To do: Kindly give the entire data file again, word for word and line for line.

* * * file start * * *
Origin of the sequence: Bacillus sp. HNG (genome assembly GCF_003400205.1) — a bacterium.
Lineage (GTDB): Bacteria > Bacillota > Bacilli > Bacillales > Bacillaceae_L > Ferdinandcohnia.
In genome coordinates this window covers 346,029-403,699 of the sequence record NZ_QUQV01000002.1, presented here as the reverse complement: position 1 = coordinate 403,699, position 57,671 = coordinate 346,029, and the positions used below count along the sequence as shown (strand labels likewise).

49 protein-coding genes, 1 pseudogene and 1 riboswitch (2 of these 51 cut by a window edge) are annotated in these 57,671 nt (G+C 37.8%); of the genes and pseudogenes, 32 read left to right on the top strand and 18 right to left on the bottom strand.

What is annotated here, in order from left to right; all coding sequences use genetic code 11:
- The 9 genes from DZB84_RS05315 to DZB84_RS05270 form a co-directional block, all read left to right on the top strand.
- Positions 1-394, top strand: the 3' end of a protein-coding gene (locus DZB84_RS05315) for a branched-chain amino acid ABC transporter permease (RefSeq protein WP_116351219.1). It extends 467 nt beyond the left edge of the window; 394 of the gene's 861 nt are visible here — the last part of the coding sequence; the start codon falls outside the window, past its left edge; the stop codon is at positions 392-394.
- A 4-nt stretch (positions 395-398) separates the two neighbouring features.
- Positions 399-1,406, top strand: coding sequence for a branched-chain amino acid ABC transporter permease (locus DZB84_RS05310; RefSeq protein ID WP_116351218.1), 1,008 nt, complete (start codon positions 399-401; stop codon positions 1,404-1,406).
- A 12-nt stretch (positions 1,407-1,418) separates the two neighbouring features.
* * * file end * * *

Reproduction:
Origin of the sequence: Bacillus sp. HNG (genome assembly GCF_003400205.1) — a bacterium.
Lineage (GTDB): Bacteria > Bacillota > Bacilli > Bacillales > Bacillaceae_L > Ferdinandcohnia.
In genome coordinates this window covers 346,029-403,699 of the sequence record NZ_QUQV01000002.1, presented here as the reverse complement: position 1 = coordinate 403,699, position 57,671 = coordinate 346,029, and the positions used below count along the sequence as shown (strand labels likewise).

49 protein-coding genes, 1 pseudogene and 1 riboswitch (2 of these 51 cut by a window edge) are annotated in these 57,671 nt (G+C 37.8%); of the genes and pseudogenes, 32 read left to right on the top strand and 18 right to left on the bottom strand.

What is annotated here, in order from left to right; all coding sequences use genetic code 11:
- The 9 genes from DZB84_RS05315 to DZB84_RS05270 form a co-directional block, all read left to right on the top strand.
- Positions 1-394, top strand: the 3' end of a protein-coding gene (locus DZB84_RS05315) for a branched-chain amino acid ABC transporter permease (RefSeq protein WP_116351219.1). It extends 467 nt beyond the left edge of the window; 394 of the gene's 861 nt are visible here — the last part of the coding sequence; the start codon falls outside the window, past its left edge; the stop codon is at positions 392-394.
- A 4-nt stretch (positions 395-398) separates the two neighbouring features.
- Positions 399-1,406, top strand: coding sequence for a branched-chain amino acid ABC transporter permease (locus DZB84_RS05310; RefSeq protein ID WP_116351218.1), 1,008 nt, complete (start codon positions 399-401; stop codon positions 1,404-1,406).
- A 12-nt stretch (positions 1,407-1,418) separates the two neighbouring features.